April is Water Conservation Month in Florida
April is Water Conservation Month in Florida, an observance intended to heighten public awareness about the variety of ways we all can reduce our water use and preserve this critical resource for future generations of Floridians and visitors. Counties and cities across our 18-county region are adopting Water Conservation Month proclamations to show their commitment to protecting our water resources.
The St. Johns River Water Management District works to strike a balance between the needs of our residents and the needs of the environment. Even during the wettest times of the year in Florida, it’s still vitally important to conserve our water.
We have made strides in water conservation! For example, from 1995 to 2017 water use in our district decreased by 13 percent largely due to water conservation, while the population increased by 44 percent. Water conservation cost-share investment by the district in the last four years for agriculture and public supply tops $14 million and has resulted in water savings of more than 12 million gallons per day.
However, as our population continues to grow the need to protect our water supply grows as well. About half of the residential water used is for outdoor irrigation and year-round watering restrictions help ensure efficient use of water. Be smart and turn off the “automatic” sprinklers. Water according to the current seasonal watering restrictions and only if it hasn’t rained.
Individually and collectively, we can make a difference. It starts with changing old habits and can be as easy as following watering restrictions, using water-efficient appliances and replacing landscape materials with drought-tolerant plants and mulches. Water conservation is a way of life, and saving water is the simplest and least expensive way to protect our precious water resources.
Ann B. Shortelle, Ph.D.
St. Johns River Water Management District
Clay pastors oppose diverting public funds through vouchers
Clay County has a strong history of excellent schools. The majority of these are public schools, providing a free, quality education to all students regardless of their income, their ethnicity, their religion, or any other factor. We are proud of our public schools and voice our support for the teachers, administrators and staff called to teach and nurture our young people.
We are also concerned for the future of our public schools. The Florida Constitution properly proclaims that it is “a paramount duty of the state to make adequate provision for the education of all children residing within its borders.” Our Constitution furthers states that this duty will be fulfilled through a “high quality system of free public schools.”
Talk to a teacher. Sit down with a principal. Strike up a conversation with parents. We are at risk of losing this precious gift of a high-quality public education.
In 2018, Florida received a D+ grade for school funding in the Quality Counts report from Education Week. Now there is a renewed push to further divert funds from our public schools through vouchers. These are surreptitiously labeled as “scholarships” in Senate Bill 7070, which is now in the Appropriations Committee chaired by our State Senator, Rob Bradley. Vouchers are also being considered in House Bill 7075, already approved by the Appropriations Committee chaired by our State Representative Travis Cummings.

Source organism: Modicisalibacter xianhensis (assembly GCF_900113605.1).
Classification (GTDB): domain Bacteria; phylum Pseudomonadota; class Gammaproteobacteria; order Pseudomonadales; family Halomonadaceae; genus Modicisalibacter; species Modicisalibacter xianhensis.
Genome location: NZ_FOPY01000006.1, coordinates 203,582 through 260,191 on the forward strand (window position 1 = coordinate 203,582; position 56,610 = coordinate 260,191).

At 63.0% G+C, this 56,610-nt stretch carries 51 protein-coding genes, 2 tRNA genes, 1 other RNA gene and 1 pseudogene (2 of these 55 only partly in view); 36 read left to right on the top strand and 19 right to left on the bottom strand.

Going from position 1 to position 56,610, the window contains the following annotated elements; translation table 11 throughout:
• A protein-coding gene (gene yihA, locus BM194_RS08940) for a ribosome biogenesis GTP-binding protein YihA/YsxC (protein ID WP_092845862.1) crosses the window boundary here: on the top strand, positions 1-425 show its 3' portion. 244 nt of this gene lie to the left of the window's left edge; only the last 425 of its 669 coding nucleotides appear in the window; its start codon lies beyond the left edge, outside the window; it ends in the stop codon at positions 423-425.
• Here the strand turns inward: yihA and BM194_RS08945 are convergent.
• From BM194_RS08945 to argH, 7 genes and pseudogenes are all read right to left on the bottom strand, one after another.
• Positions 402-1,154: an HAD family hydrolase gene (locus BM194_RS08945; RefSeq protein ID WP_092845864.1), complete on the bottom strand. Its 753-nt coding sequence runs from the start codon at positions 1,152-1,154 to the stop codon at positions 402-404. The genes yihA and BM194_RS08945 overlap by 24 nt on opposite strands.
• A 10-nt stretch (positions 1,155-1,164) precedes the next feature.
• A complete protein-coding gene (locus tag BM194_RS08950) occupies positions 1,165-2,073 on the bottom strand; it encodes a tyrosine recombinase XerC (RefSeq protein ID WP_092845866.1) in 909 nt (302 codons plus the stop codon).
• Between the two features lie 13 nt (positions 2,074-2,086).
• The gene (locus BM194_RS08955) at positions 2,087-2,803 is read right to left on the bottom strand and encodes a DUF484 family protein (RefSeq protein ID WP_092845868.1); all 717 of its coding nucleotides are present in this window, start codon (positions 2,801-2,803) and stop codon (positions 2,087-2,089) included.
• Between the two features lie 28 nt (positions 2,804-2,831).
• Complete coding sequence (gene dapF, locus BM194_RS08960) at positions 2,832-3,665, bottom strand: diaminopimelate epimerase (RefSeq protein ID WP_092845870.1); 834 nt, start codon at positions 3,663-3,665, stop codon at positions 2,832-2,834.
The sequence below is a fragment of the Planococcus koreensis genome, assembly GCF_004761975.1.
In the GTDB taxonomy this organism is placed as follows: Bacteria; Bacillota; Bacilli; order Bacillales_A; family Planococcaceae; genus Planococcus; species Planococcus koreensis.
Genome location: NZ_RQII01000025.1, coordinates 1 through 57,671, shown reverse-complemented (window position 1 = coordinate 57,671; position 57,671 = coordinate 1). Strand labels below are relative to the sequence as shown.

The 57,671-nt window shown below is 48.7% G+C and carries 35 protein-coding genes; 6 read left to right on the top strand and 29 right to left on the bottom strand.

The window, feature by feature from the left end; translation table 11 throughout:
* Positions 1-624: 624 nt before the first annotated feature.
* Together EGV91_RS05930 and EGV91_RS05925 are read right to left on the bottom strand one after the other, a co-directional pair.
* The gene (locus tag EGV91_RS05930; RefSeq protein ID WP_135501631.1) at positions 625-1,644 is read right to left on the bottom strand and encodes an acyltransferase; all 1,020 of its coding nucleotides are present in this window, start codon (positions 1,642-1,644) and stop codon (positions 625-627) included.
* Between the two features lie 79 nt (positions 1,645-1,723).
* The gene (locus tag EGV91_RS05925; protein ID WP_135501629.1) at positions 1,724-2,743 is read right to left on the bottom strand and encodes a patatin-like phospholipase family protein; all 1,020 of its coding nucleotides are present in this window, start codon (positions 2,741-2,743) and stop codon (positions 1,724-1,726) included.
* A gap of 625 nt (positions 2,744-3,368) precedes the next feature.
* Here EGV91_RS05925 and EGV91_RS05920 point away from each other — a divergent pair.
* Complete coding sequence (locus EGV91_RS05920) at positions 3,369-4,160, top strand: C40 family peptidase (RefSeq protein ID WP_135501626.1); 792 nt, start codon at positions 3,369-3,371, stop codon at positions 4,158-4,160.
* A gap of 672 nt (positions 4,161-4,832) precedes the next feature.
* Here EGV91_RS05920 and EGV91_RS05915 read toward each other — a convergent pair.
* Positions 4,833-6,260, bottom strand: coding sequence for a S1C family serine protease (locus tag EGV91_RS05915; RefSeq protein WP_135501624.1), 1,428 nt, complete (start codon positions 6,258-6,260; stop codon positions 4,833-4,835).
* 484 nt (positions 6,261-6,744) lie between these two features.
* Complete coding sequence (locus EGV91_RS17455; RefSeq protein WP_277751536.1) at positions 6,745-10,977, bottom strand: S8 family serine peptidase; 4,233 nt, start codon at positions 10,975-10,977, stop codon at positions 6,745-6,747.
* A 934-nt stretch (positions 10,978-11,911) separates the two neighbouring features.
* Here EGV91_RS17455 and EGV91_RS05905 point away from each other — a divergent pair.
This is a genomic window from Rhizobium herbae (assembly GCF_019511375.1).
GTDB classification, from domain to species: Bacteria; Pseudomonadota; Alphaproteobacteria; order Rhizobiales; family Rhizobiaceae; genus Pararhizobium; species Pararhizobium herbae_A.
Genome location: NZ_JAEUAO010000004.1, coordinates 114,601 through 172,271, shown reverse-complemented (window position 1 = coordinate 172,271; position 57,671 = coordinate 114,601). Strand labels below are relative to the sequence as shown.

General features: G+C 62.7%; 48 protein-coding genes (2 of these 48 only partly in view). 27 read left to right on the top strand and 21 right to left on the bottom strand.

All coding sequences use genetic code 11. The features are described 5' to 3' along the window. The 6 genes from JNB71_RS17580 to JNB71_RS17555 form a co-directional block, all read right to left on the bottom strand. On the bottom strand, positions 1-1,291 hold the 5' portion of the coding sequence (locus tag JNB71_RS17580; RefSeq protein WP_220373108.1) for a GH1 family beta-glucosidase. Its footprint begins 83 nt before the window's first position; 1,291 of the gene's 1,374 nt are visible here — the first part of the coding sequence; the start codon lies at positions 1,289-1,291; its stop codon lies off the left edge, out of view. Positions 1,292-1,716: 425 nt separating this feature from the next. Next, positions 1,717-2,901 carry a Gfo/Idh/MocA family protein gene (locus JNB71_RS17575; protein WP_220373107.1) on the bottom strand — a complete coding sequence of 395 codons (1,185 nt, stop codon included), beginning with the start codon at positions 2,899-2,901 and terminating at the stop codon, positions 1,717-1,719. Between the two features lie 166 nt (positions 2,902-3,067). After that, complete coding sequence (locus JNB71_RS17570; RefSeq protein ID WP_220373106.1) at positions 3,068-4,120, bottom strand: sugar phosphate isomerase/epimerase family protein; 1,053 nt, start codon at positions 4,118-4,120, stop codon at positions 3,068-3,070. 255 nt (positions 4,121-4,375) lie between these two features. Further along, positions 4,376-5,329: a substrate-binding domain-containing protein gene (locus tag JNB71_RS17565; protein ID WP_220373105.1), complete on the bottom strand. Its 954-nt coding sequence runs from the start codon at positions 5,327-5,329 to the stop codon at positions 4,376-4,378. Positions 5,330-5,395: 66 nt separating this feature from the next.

As pastors in Clay County, we are alarmed by these bills. We stand against any efforts to further privatize education in our state or take funds away from public schools. We also laud efforts to provide quality education through private schools, and many of our churches help provide this. Yet private education should be funded privately by offerings, donations, tuition and fees.
Public dollars should be used for public purposes. Vouchers would knowingly divert tax dollars to private, sectarian institutions. Vouchers would also undermine our system of public schools already crippled by continuing cuts. Quality religious education would also suffer under the entanglements brought by receiving state money. The religious liberty we champion for all Floridians would also be violated. For this reason, the bills are likely unconstitutional. They are backed by interest groups with ulterior motives, many from outside our state. Passage of these bills would oppose the will of a substantial majority of Floridians, including a majority of people of faith. You are now hearing from us, and you will continue to hear from us until these bills are withdrawn or defeated.
We call upon all of our elected officials to reject these bills, including Gov. DeSantis, Sen. Bradley and Rep. Cummings. We celebrate the gift of public education as a God-given right that should be fully funded and available to all. We oppose the expansion of vouchers and call on those we elect to do the same.
The Christian writer G. K. Chesterton once wrote, “Education is simply the soul of a society as it passes from one generation to another.” Jesus once asked his followers, “What good is it for someone to gain the whole world, yet forfeit their soul?” Money from state coffers would certainly be welcomed by sectarian institutions and the for-profit groups clamoring for these bills in the legislature. But what is to be gained for a society that turns its back on a generation of school children?
Rev. Kevin Collison
Pastor Island View Baptist Church